An article by Charlie Osborne for ZDnet/Zero Day includes an alphabetical list of ransomware families for which decrypters are available, with links. It’s not, of course, a complete list (either of remediable ransomware or of reputable sources of decrypters) but the sources it does list are indeed reputable. As we’re seeing an increasing number of less reputable sources misusing SEO, blog comments and so on, that’s not a small consideration. Added to the Specific Ransomware Families and Types and Ransomware Recovery and Prevention pages.

Remove ransomware infections from your PC using these free tools – A how-to on finding out what ransomware is squatting in your PC — and how to get rid of it.

Ransomware listed includes: Al-Namrood, Apocalypse, ApocalypseVM, Autolocky, BadBlock, Bart, Bitcryptor, Cerber v.1, Chimera, CoinVault, CrypBoss, CryptoDefense, CryptInfinite, CryptXXX v.1 & 2, CryptXXX v1, 2, 3, 4, 5, DMALocker, DMALocker2, Fabiansomware, FenixLocker, Gomasom, Globe, Harasom, HydraCrypt, Jigsaw, KeyBTC, Lechiffree, Marsjoke | Polyglot, Nemucod, Nemucod, MirCop, Operation Global III, TeslaCrypt, PClock, Petya, Philadelphia, PowerWare, Rakhni & similar, Rannoh, Shade v1 & 2, SNSLocker, Stampado, TeslaCrypt v1, 2, 3, 4, UmbreCrypt, Vandev, Wildfire, Xorist, 777

Ransomware updates (1)

I can’t say that the ransomware landscape hasn’t been busy for the past week or two, but so have I, on entirely different issues. I have been adding links etc. to resources pages, and they’re not all referenced here, but here’s an update on some stuff I’ve added today.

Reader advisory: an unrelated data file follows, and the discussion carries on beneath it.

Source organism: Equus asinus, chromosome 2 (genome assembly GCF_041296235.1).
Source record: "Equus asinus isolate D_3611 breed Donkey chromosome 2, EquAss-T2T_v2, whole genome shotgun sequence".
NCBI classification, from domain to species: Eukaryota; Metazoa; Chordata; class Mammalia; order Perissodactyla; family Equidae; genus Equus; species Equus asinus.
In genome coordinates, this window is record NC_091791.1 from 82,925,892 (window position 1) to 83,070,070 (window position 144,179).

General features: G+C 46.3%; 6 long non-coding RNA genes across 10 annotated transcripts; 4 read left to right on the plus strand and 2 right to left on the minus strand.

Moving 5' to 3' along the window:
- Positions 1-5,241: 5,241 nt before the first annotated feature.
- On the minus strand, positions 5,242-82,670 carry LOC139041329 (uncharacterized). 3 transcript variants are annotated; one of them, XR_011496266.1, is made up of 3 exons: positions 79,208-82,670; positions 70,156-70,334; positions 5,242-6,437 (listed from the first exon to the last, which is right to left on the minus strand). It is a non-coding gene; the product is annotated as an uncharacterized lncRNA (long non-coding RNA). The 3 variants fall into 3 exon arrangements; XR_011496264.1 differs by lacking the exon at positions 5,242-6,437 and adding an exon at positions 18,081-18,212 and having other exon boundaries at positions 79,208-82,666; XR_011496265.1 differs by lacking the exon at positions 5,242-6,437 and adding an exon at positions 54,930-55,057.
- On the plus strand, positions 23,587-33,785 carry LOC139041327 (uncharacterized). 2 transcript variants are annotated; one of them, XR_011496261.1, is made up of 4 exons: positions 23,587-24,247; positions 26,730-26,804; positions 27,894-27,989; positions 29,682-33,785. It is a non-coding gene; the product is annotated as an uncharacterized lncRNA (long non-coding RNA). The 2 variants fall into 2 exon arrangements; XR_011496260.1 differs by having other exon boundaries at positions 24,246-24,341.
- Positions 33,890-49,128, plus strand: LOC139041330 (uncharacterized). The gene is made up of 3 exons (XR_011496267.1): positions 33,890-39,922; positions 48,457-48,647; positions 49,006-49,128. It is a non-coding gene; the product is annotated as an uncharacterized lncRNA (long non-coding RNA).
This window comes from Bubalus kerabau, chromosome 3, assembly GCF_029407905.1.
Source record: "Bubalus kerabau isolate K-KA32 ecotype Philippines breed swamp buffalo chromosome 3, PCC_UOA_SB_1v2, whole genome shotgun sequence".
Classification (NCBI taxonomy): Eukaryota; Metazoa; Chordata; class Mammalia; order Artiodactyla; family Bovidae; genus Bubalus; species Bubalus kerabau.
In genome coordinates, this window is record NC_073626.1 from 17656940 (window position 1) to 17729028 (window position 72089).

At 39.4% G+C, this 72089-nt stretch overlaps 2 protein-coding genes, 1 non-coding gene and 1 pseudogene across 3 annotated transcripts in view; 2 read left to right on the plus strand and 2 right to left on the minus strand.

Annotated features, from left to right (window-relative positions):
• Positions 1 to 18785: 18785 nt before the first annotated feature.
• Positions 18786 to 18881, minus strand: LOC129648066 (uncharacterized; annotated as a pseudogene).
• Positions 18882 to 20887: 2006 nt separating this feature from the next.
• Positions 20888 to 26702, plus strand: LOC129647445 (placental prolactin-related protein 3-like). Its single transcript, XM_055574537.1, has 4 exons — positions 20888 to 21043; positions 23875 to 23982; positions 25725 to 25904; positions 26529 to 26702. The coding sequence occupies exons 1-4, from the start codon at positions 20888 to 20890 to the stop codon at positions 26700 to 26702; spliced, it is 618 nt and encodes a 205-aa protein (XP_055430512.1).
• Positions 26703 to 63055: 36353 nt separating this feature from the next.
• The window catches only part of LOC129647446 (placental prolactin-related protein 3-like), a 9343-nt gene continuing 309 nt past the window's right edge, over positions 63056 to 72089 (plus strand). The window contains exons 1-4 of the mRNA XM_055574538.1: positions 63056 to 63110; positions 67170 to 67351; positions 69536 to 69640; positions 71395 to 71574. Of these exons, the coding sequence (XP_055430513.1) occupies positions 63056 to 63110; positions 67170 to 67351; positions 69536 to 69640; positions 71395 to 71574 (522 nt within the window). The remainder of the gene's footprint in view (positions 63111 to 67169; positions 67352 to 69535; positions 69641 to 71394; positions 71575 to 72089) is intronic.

(1) Cylance’s analysis of AlphaLocker. (HT to Artem Baranov for drawing my attention to it.) Useful stuff, despite the customary AV-knocking.

(2) Help Net Security posted a useful update referring to commentary from Kaspersky – New ransomware modifications increase 14%. Points made in the article include these:

  • The (sub)title refers to 2,896 modifications made to ransomware in the first quarter of 2016, an increase of 14%, and a 30% increase in attempted ransomware attacks.
  • According to Kaspersky, the ‘top three’ offenders are ‘Teslacrypt (58.4%), CTB Locker (23.5%), and Cryptowall (3.4%).’ Locky and Petya also get a namecheck.
  • Kaspersky also reports that mobile ransomware has increased ‘from 1,984 in Q4, 2015 to 2,895 in Q1,2016.’